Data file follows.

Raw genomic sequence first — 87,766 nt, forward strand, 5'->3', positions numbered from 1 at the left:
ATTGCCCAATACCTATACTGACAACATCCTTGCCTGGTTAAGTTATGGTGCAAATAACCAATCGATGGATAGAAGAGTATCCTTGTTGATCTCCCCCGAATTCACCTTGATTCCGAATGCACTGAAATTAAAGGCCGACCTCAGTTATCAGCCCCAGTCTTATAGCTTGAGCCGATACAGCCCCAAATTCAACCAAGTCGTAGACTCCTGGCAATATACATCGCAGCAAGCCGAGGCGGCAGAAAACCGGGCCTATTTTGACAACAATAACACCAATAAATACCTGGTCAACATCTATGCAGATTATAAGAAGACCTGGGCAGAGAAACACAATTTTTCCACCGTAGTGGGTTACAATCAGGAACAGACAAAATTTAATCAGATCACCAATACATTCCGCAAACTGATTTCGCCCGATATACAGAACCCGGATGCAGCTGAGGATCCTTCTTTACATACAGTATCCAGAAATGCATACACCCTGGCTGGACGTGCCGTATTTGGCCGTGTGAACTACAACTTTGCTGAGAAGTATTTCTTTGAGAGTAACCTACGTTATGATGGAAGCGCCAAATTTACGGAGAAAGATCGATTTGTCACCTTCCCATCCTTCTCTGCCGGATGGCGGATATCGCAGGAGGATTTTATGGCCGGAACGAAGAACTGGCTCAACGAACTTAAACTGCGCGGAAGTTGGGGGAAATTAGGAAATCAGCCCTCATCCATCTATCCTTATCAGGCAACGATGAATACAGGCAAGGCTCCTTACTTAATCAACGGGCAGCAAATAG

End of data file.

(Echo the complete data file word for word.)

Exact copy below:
Raw genomic sequence first — 87,766 nt, forward strand, 5'->3', positions numbered from 1 at the left:
ATTGCCCAATACCTATACTGACAACATCCTTGCCTGGTTAAGTTATGGTGCAAATAACCAATCGATGGATAGAAGAGTATCCTTGTTGATCTCCCCCGAATTCACCTTGATTCCGAATGCACTGAAATTAAAGGCCGACCTCAGTTATCAGCCCCAGTCTTATAGCTTGAGCCGATACAGCCCCAAATTCAACCAAGTCGTAGACTCCTGGCAATATACATCGCAGCAAGCCGAGGCGGCAGAAAACCGGGCCTATTTTGACAACAATAACACCAATAAATACCTGGTCAACATCTATGCAGATTATAAGAAGACCTGGGCAGAGAAACACAATTTTTCCACCGTAGTGGGTTACAATCAGGAACAGACAAAATTTAATCAGATCACCAATACATTCCGCAAACTGATTTCGCCCGATATACAGAACCCGGATGCAGCTGAGGATCCTTCTTTACATACAGTATCCAGAAATGCATACACCCTGGCTGGACGTGCCGTATTTGGCCGTGTGAACTACAACTTTGCTGAGAAGTATTTCTTTGAGAGTAACCTACGTTATGATGGAAGCGCCAAATTTACGGAGAAAGATCGATTTGTCACCTTCCCATCCTTCTCTGCCGGATGGCGGATATCGCAGGAGGATTTTATGGCCGGAACGAAGAACTGGCTCAACGAACTTAAACTGCGCGGAAGTTGGGGGAAATTAGGAAATCAGCCCTCATCCATCTATCCTTATCAGGCAACGATGAATACAGGCAAGGCTCCTTACTTAATCAACGGGCAGCAAATAG